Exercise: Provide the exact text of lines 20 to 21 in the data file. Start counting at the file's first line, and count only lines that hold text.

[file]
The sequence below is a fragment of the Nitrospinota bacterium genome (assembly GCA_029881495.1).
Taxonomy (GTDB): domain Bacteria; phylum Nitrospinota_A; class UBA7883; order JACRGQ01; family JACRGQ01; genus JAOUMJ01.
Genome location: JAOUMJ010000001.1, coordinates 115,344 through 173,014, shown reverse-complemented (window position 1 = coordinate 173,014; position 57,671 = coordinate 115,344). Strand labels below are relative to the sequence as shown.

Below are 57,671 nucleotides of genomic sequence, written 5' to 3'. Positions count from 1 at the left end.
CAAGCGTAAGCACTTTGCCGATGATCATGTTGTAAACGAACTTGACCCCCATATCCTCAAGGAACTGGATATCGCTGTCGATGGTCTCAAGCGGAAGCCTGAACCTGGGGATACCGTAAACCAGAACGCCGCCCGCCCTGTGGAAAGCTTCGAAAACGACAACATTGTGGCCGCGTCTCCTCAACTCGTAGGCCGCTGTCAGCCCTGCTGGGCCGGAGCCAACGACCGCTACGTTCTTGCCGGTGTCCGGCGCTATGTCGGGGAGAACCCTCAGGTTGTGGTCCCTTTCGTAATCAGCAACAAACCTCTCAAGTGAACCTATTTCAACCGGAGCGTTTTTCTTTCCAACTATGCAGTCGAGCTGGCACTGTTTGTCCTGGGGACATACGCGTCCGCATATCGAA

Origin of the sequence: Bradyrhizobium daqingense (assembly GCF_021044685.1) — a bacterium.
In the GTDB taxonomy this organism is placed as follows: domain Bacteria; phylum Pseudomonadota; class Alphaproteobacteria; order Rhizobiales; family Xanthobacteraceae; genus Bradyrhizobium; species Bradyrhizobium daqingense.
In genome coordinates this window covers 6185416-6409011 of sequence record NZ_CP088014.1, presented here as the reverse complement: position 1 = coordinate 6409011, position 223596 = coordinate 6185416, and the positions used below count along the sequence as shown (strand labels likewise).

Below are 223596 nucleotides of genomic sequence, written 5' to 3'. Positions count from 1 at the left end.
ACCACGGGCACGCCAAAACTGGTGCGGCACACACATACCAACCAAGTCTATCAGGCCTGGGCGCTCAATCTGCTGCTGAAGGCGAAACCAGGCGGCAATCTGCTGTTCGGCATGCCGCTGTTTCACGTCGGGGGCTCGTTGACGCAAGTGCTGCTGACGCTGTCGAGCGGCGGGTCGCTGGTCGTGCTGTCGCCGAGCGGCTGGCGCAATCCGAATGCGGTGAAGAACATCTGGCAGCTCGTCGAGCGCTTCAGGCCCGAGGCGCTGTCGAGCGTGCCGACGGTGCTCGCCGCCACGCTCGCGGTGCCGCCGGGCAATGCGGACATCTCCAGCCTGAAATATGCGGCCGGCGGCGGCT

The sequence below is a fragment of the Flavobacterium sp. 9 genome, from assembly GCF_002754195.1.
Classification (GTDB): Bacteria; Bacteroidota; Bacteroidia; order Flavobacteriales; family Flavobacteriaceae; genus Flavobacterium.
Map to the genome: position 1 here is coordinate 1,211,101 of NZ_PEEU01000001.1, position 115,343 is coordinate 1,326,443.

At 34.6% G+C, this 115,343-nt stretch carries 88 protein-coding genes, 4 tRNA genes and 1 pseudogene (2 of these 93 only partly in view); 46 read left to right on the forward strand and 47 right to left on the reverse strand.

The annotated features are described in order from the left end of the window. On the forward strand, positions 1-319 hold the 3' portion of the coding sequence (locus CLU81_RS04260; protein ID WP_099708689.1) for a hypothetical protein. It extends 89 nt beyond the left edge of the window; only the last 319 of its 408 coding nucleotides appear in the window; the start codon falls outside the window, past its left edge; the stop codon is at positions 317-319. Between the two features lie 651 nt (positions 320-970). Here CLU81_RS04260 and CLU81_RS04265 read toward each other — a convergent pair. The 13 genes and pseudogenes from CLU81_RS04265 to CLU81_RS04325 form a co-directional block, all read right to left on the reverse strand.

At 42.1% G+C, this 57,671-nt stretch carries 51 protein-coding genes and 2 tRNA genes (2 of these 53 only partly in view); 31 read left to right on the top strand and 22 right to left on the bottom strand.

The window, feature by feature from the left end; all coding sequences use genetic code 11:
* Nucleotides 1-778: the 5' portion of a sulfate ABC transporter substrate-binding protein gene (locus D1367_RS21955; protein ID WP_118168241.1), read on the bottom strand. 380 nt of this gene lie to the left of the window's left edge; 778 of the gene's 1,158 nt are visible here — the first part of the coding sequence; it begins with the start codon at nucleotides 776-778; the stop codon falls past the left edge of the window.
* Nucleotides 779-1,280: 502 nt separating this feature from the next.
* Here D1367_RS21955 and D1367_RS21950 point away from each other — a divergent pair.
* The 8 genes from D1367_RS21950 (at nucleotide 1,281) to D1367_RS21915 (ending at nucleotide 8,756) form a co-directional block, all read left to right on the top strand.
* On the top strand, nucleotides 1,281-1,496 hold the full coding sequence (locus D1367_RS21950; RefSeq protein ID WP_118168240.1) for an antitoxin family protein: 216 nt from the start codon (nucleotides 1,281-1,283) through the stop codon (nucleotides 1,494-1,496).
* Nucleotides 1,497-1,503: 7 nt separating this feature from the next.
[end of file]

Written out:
* Here D1367_RS21955 and D1367_RS21950 point away from each other — a divergent pair.
* The 8 genes from D1367_RS21950 (at nucleotide 1,281) to D1367_RS21915 (ending at nucleotide 8,756) form a co-directional block, all read left to right on the top strand.